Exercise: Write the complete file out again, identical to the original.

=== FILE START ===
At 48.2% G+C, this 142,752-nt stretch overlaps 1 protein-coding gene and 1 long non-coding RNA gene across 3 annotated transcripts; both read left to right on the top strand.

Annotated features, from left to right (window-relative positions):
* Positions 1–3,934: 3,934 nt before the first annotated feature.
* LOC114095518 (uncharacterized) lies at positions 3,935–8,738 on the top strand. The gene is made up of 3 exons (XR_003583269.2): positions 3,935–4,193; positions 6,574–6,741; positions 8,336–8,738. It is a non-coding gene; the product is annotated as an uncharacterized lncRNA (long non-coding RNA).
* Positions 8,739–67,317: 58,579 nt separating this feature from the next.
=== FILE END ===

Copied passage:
At 48.2% G+C, this 142,752-nt stretch overlaps 1 protein-coding gene and 1 long non-coding RNA gene across 3 annotated transcripts; both read left to right on the top strand.

Annotated features, from left to right (window-relative positions):
* Positions 1–3,934: 3,934 nt before the first annotated feature.
* LOC114095518 (uncharacterized) lies at positions 3,935–8,738 on the top strand. The gene is made up of 3 exons (XR_003583269.2): positions 3,935–4,193; positions 6,574–6,741; positions 8,336–8,738. It is a non-coding gene; the product is annotated as an uncharacterized lncRNA (long non-coding RNA).
* Positions 8,739–67,317: 58,579 nt separating this feature from the next.